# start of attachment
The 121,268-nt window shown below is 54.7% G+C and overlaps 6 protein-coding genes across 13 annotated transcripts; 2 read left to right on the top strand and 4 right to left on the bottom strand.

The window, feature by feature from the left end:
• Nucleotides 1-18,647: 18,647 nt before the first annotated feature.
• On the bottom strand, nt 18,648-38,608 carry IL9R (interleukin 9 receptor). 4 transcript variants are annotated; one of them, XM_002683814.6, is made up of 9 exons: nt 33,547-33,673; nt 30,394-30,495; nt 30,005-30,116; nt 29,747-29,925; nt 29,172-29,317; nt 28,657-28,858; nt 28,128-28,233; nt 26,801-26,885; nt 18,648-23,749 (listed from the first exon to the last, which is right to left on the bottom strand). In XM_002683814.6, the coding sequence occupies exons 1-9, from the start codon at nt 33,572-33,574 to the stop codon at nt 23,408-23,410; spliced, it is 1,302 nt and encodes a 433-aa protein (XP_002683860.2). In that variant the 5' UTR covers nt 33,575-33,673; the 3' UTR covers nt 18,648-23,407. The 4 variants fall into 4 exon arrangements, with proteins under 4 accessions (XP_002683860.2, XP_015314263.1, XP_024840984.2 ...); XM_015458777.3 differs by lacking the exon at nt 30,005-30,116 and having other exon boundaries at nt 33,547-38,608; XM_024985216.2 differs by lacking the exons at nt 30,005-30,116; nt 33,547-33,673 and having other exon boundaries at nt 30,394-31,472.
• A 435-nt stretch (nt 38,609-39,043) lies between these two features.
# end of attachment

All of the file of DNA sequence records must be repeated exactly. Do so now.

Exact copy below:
The 121,268-nt window shown below is 54.7% G+C and overlaps 6 protein-coding genes across 13 annotated transcripts; 2 read left to right on the top strand and 4 right to left on the bottom strand.

The window, feature by feature from the left end:
• Nucleotides 1-18,647: 18,647 nt before the first annotated feature.
• On the bottom strand, nt 18,648-38,608 carry IL9R (interleukin 9 receptor). 4 transcript variants are annotated; one of them, XM_002683814.6, is made up of 9 exons: nt 33,547-33,673; nt 30,394-30,495; nt 30,005-30,116; nt 29,747-29,925; nt 29,172-29,317; nt 28,657-28,858; nt 28,128-28,233; nt 26,801-26,885; nt 18,648-23,749 (listed from the first exon to the last, which is right to left on the bottom strand). In XM_002683814.6, the coding sequence occupies exons 1-9, from the start codon at nt 33,572-33,574 to the stop codon at nt 23,408-23,410; spliced, it is 1,302 nt and encodes a 433-aa protein (XP_002683860.2). In that variant the 5' UTR covers nt 33,575-33,673; the 3' UTR covers nt 18,648-23,407. The 4 variants fall into 4 exon arrangements, with proteins under 4 accessions (XP_002683860.2, XP_015314263.1, XP_024840984.2 ...); XM_015458777.3 differs by lacking the exon at nt 30,005-30,116 and having other exon boundaries at nt 33,547-38,608; XM_024985216.2 differs by lacking the exons at nt 30,005-30,116; nt 33,547-33,673 and having other exon boundaries at nt 30,394-31,472.
• A 435-nt stretch (nt 38,609-39,043) lies between these two features.